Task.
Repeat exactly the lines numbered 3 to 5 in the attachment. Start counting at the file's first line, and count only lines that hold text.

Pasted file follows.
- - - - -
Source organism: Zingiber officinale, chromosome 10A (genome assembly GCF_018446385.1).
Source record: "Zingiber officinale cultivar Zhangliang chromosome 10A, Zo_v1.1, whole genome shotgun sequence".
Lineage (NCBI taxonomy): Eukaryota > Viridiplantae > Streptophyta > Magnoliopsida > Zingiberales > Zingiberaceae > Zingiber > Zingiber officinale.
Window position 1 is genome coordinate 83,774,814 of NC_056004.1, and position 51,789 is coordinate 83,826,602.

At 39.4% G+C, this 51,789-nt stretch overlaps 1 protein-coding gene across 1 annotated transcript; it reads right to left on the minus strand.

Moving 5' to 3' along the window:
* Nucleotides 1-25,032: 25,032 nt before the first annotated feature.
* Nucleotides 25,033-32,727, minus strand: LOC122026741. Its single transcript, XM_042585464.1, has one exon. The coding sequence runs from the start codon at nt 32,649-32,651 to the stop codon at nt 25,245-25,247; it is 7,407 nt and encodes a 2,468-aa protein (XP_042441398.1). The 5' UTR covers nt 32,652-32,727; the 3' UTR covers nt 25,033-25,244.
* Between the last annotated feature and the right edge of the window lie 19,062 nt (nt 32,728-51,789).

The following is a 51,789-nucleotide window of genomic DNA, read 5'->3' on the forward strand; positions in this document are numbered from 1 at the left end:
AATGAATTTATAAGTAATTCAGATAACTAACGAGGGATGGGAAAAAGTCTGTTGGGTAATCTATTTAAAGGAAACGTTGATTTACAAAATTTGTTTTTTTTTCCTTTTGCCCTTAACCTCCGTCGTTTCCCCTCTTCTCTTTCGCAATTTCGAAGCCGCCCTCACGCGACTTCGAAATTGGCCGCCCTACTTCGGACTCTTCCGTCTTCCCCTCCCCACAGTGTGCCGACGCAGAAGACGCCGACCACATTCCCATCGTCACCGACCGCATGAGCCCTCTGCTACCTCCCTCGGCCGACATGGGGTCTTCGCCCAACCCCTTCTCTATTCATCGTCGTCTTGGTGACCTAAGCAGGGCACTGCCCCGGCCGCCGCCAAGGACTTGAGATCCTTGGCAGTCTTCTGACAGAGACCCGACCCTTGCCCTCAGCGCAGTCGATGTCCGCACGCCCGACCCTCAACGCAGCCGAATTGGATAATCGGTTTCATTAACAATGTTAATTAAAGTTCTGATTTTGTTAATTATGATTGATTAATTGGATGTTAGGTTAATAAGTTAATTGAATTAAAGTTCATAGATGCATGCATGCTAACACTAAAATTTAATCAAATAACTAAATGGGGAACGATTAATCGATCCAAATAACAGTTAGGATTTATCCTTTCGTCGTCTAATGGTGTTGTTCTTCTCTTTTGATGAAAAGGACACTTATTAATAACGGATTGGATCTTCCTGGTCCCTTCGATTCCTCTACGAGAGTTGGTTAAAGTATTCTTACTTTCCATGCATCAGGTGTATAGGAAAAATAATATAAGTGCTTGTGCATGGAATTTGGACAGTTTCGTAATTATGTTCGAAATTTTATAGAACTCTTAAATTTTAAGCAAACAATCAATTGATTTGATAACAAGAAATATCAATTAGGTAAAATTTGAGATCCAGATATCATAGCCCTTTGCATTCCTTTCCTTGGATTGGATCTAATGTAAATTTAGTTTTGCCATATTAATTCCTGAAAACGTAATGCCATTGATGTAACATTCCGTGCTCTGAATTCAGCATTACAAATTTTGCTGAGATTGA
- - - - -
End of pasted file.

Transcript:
Lineage (NCBI taxonomy): Eukaryota > Viridiplantae > Streptophyta > Magnoliopsida > Zingiberales > Zingiberaceae > Zingiber > Zingiber officinale.
Window position 1 is genome coordinate 83,774,814 of NC_056004.1, and position 51,789 is coordinate 83,826,602.

At 39.4% G+C, this 51,789-nt stretch overlaps 1 protein-coding gene across 1 annotated transcript; it reads right to left on the minus strand.